“Will the guy who has my bike please bring it back so I can get home?” – Bill Walton, to hundreds of thousands of Blazers fans at the 1977 NBA Championship Parade, after his bike was stolen.
“I do not allow such work here.” – The Stark Street Ferryman to Danford Balch, immediately after Balch shot his son-in-law, the horrifically named Mortimer Stump, on the said ferry in November of 1858.
“These are desperate, hard times, Charlie. I don’t know how we are going to get along, getting poorer all the time. I think if I can’t get ahead some other way pretty soon I’ll go out to the cemetery and dig up Ladd’s bones.” Dan Magone to Charles Montgomery, Feburary 1897, on the Madison Street Bridge, hatching the plan to steal William S. Ladd’s corpse. Creeeeepy…
So now it’s your turn, Dear Ass Kicker! Let us know what YOU think should be put on the list!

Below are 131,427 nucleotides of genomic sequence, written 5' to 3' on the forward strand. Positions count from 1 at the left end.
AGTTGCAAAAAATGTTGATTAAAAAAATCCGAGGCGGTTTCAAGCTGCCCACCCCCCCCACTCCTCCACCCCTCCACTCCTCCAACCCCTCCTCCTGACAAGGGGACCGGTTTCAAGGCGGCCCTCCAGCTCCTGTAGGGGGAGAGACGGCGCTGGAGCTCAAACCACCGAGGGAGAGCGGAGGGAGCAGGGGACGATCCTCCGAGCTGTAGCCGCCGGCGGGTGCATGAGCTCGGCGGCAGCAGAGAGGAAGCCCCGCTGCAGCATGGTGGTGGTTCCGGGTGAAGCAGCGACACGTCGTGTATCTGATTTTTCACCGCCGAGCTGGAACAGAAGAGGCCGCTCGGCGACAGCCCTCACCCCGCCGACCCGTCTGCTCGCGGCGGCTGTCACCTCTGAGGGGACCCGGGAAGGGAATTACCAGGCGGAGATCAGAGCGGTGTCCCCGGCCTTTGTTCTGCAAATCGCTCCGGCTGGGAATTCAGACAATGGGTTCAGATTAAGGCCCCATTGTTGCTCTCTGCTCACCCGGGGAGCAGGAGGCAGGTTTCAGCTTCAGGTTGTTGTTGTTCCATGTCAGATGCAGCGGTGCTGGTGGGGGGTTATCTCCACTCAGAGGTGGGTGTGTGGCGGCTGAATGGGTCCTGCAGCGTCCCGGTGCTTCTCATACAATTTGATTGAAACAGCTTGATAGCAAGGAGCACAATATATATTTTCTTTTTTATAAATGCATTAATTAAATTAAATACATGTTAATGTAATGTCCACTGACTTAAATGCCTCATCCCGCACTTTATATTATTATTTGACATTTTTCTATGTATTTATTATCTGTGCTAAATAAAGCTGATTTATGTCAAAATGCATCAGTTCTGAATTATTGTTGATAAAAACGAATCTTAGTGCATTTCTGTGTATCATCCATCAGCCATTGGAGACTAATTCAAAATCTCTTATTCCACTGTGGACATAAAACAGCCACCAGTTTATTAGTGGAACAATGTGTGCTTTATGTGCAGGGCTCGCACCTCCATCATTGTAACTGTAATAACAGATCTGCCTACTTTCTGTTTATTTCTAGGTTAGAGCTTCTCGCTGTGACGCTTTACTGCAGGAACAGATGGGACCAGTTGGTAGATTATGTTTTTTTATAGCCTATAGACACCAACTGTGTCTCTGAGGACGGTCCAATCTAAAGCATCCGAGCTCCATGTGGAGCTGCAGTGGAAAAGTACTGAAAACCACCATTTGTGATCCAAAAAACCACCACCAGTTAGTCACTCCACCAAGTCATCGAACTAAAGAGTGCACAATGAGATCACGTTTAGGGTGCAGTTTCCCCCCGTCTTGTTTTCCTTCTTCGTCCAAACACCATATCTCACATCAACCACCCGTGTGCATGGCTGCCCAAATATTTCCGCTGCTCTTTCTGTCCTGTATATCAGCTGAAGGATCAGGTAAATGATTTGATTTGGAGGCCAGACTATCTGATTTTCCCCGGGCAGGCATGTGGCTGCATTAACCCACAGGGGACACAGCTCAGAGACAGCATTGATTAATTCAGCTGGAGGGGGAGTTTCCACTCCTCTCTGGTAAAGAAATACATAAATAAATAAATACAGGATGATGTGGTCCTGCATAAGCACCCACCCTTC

Bunco Kelly – Stewart Holbrook, “Wildmen, Wobblies & Whistle Punks,” (OSU Press, Corvallis, 1992),pg. 187.
The following review was penned by our Kick Ass Embedded Reprter (for the evening, at least),William Reagan.
What a long, strange trip its….oh whatever
At risk of stating the obvious, Portland loves it some weed. I don’t know if it’s the city’s unspoken look-the-other-way attitude toward public consumption, the favorable Northwest growing conditions, the intense horticultural focus that has led to strains that are strong enough to topple a cow, or if it’s simply the elongated stretches of gray skies that drive people to look for sunshine in a bag, but whatever the cause, that shit’s everywhere, man. It’s not even noteworthy to walk past someone openly puffing on a downtown street or stinking up the MAX with the dank smell of a fresh harvest. When I go to a house party and there isn’t a special gathering of like-minded souls on the back porch I momentarily wonder if I’m even in Portland anymore – though I’m usually brought back to reality by someone kindly whispering, “We’re gonna step upstairs for a few minutes if you care to join us.” Ahhh, home sweet home.